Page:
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Depressed Patients May Gain From Self-Help Books, Websites
These low-intensity interventions deemed good first steps in treatment
TUESDAY, Feb. 26 (HealthDay News) -- Self-help books and websites can benefit people with severe depression and should be included as part of the first line of treatment, a new study suggests.
For the report, the researchers reviewed several studies that included a total of nearly 2,500 adult patients with different degrees of depression who received treatment outside of a hospital.
Patients with more severe depression derived at least as much benefit from low-intensity interventions -- such as self-help books and interactive websites -- as those with less severe depression, according to the report published online Feb. 26 in the BMJ.
These types of low-intensity interventions are meant to help patients manage their depressive symptoms, often with limited support from a health professional, the researchers explained in a journal news release.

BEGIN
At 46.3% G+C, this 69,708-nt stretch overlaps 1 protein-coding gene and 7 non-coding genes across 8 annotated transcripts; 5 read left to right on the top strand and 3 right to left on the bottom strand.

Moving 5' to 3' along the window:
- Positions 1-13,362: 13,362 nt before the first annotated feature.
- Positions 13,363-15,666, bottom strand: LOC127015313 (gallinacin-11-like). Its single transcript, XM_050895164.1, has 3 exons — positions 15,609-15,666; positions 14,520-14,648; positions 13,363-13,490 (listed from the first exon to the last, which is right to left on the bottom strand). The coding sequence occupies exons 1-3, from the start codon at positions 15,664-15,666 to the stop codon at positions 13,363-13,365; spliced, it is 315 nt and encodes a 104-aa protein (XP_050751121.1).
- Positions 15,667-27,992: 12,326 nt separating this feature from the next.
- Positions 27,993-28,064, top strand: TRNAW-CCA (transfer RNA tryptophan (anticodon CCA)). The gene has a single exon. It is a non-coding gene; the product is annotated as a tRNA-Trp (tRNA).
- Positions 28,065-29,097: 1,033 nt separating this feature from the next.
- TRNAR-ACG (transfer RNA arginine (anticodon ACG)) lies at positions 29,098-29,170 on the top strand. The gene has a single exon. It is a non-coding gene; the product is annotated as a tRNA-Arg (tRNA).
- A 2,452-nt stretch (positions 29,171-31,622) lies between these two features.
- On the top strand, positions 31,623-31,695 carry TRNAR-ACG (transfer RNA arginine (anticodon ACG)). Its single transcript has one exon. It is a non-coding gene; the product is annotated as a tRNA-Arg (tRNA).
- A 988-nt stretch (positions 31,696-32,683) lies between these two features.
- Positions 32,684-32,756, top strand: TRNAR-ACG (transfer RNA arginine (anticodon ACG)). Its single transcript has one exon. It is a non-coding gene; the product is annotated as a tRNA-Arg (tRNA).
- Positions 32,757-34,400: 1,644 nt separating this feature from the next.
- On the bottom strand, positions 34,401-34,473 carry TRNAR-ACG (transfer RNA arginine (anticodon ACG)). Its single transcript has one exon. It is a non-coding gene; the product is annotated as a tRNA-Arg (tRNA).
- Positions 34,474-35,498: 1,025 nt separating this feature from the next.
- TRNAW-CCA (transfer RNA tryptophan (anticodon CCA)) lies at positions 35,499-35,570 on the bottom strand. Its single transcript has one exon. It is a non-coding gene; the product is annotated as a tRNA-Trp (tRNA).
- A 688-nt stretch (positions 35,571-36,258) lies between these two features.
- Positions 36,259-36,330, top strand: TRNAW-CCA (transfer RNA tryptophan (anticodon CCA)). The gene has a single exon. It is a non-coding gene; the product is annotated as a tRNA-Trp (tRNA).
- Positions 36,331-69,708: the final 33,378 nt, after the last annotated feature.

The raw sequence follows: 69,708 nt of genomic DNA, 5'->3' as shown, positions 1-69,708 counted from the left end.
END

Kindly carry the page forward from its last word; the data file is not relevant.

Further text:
The findings indicate that low-intensity interventions should be included as part of the first step of depression treatment and that patients should be encouraged to use them, concluded Peter Bower, of the University of Manchester in England, and colleagues.
The authors also suggested that future research should examine whether low-intensity treatments are cost-effective compared to longer and more expensive psychological therapies, and determine how low-intensity intervention in the first stage of treatment might affect future treatment.
The U.S. National Institute of Mental Health has more about depression.
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